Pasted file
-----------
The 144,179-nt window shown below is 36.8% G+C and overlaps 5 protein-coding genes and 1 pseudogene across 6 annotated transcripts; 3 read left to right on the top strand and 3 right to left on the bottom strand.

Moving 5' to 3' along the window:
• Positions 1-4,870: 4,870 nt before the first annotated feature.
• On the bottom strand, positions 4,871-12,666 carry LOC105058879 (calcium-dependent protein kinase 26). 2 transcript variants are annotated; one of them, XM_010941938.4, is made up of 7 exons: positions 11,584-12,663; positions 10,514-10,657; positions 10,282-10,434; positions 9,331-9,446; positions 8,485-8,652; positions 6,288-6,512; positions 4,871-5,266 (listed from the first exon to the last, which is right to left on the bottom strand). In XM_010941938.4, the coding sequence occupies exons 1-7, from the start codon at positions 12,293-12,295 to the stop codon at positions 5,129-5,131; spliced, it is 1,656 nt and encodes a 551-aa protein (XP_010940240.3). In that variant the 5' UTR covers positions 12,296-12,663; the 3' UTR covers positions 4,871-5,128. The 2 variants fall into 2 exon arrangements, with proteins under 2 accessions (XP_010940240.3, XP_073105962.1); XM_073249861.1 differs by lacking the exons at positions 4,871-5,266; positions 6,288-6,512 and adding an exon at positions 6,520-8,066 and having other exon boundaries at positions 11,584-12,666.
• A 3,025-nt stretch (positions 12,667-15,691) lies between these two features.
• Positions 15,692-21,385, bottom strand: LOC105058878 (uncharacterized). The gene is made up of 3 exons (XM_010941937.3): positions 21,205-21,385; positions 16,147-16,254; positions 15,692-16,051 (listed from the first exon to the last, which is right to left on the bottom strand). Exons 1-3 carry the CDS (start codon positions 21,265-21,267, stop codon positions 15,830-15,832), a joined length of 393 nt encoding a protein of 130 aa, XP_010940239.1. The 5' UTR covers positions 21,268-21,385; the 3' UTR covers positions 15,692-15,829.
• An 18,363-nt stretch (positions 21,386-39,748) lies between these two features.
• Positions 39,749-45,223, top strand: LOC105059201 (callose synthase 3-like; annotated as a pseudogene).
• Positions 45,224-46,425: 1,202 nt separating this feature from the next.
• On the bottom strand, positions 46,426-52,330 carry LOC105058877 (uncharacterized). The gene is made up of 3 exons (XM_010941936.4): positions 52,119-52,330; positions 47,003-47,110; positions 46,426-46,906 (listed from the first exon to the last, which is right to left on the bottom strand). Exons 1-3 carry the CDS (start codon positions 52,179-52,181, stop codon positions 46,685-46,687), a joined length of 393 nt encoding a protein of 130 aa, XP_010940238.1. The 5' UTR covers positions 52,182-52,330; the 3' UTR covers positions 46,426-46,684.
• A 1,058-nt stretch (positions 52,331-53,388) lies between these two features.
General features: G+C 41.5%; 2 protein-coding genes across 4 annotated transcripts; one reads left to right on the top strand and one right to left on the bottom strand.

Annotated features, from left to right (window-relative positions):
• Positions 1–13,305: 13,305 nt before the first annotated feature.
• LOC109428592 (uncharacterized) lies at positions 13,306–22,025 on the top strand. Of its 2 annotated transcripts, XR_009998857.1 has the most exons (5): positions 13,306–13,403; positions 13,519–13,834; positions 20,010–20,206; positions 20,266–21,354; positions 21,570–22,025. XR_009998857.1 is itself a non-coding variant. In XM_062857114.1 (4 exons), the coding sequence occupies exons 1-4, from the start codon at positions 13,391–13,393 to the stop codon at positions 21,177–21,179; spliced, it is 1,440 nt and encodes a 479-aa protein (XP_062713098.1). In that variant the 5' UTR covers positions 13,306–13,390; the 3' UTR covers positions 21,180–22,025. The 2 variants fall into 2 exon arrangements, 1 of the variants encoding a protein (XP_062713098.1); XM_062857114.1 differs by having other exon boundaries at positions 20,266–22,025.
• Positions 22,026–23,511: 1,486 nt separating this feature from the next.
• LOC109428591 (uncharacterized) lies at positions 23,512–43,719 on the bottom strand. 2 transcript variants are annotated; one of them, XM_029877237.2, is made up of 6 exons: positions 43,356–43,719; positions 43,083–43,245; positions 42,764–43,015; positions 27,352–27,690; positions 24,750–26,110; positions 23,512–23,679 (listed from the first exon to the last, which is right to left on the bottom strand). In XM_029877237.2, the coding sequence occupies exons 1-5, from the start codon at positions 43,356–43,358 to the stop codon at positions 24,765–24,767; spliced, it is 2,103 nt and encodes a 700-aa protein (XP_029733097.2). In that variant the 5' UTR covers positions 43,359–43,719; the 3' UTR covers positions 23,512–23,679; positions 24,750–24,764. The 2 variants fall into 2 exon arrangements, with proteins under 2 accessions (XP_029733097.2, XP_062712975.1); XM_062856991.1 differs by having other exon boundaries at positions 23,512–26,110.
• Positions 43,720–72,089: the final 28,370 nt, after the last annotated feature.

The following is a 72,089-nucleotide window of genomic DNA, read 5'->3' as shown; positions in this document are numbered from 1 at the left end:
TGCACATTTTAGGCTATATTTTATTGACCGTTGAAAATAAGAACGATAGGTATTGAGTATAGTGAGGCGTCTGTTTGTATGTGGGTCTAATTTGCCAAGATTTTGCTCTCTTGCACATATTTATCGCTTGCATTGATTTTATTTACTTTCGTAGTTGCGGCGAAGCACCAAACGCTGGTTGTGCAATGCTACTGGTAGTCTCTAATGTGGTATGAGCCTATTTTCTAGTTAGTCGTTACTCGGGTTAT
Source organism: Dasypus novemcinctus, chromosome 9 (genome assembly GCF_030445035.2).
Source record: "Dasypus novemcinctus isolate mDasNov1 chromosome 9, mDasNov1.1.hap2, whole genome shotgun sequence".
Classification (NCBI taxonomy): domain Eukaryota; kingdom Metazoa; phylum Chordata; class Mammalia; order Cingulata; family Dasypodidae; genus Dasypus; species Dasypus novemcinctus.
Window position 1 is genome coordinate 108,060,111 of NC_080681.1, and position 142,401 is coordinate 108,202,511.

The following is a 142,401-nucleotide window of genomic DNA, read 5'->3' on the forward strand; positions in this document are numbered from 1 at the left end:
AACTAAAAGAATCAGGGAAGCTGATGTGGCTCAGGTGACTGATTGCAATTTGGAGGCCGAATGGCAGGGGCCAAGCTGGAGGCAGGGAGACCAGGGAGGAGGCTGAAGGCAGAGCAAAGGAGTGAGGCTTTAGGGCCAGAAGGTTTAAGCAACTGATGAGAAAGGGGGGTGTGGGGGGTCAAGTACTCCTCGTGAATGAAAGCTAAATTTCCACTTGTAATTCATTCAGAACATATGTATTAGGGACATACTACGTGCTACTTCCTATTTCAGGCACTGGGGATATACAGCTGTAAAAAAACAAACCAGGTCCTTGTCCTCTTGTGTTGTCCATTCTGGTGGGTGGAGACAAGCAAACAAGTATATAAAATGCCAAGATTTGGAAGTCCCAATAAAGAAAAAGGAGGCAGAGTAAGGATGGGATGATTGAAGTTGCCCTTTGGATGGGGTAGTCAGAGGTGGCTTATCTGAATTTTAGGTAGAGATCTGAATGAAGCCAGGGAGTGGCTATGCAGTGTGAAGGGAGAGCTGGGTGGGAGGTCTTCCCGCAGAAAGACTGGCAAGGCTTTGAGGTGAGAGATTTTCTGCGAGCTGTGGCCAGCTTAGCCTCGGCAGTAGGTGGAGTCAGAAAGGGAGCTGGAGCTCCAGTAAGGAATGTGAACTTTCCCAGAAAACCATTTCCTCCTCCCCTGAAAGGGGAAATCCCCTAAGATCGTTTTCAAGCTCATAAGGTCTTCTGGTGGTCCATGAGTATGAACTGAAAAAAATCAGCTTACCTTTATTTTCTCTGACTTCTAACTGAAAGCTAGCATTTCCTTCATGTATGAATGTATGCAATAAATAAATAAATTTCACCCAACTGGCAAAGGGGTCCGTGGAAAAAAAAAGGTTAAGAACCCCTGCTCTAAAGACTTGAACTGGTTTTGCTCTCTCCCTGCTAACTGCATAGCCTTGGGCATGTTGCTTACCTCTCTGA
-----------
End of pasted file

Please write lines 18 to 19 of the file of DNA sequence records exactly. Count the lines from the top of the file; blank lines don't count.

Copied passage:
• Positions 43,720–72,089: the final 28,370 nt, after the last annotated feature.

The following is a 72,089-nucleotide window of genomic DNA, read 5'->3' as shown; positions in this document are numbered from 1 at the left end: